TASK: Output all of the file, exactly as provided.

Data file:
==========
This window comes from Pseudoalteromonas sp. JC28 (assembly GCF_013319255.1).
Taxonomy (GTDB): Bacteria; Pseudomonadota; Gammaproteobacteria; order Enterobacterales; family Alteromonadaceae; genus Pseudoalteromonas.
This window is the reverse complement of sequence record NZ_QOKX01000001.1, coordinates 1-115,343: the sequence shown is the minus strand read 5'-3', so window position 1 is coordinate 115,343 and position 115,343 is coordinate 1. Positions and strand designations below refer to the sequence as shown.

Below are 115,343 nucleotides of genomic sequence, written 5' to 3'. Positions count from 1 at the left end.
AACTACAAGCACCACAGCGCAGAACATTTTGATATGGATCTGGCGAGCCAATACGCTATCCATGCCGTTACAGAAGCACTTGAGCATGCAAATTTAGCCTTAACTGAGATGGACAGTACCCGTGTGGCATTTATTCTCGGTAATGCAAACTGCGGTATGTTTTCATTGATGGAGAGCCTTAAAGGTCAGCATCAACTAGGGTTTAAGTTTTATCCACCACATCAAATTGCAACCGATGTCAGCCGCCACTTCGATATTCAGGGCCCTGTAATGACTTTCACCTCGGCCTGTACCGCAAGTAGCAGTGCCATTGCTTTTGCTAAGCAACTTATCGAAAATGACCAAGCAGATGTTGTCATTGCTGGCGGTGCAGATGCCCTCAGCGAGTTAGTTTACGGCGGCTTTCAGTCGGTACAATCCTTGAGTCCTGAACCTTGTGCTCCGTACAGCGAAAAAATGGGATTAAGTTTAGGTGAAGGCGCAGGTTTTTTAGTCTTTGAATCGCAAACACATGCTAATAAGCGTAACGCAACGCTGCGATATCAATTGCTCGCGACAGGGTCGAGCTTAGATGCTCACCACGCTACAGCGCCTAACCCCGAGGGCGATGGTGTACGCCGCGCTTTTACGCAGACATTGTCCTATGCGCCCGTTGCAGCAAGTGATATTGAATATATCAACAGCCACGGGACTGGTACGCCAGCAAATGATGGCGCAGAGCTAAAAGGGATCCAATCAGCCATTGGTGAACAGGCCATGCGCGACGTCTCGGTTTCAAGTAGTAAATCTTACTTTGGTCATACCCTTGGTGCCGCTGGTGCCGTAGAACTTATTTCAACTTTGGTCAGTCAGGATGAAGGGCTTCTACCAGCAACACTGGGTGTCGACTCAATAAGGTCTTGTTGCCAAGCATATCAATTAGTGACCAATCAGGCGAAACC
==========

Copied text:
This window comes from Pseudoalteromonas sp. JC28 (assembly GCF_013319255.1).
Taxonomy (GTDB): Bacteria; Pseudomonadota; Gammaproteobacteria; order Enterobacterales; family Alteromonadaceae; genus Pseudoalteromonas.
This window is the reverse complement of sequence record NZ_QOKX01000001.1, coordinates 1-115,343: the sequence shown is the minus strand read 5'-3', so window position 1 is coordinate 115,343 and position 115,343 is coordinate 1. Positions and strand designations below refer to the sequence as shown.

Below are 115,343 nucleotides of genomic sequence, written 5' to 3'. Positions count from 1 at the left end.
AACTACAAGCACCACAGCGCAGAACATTTTGATATGGATCTGGCGAGCCAATACGCTATCCATGCCGTTACAGAAGCACTTGAGCATGCAAATTTAGCCTTAACTGAGATGGACAGTACCCGTGTGGCATTTATTCTCGGTAATGCAAACTGCGGTATGTTTTCATTGATGGAGAGCCTTAAAGGTCAGCATCAACTAGGGTTTAAGTTTTATCCACCACATCAAATTGCAACCGATGTCAGCCGCCACTTCGATATTCAGGGCCCTGTAATGACTTTCACCTCGGCCTGTACCGCAAGTAGCAGTGCCATTGCTTTTGCTAAGCAACTTATCGAAAATGACCAAGCAGATGTTGTCATTGCTGGCGGTGCAGATGCCCTCAGCGAGTTAGTTTACGGCGGCTTTCAGTCGGTACAATCCTTGAGTCCTGAACCTTGTGCTCCGTACAGCGAAAAAATGGGATTAAGTTTAGGTGAAGGCGCAGGTTTTTTAGTCTTTGAATCGCAAACACATGCTAATAAGCGTAACGCAACGCTGCGATATCAATTGCTCGCGACAGGGTCGAGCTTAGATGCTCACCACGCTACAGCGCCTAACCCCGAGGGCGATGGTGTACGCCGCGCTTTTACGCAGACATTGTCCTATGCGCCCGTTGCAGCAAGTGATATTGAATATATCAACAGCCACGGGACTGGTACGCCAGCAAATGATGGCGCAGAGCTAAAAGGGATCCAATCAGCCATTGGTGAACAGGCCATGCGCGACGTCTCGGTTTCAAGTAGTAAATCTTACTTTGGTCATACCCTTGGTGCCGCTGGTGCCGTAGAACTTATTTCAACTTTGGTCAGTCAGGATGAAGGGCTTCTACCAGCAACACTGGGTGTCGACTCAATAAGGTCTTGTTGCCAAGCATATCAATTAGTGACCAATCAGGCGAAACC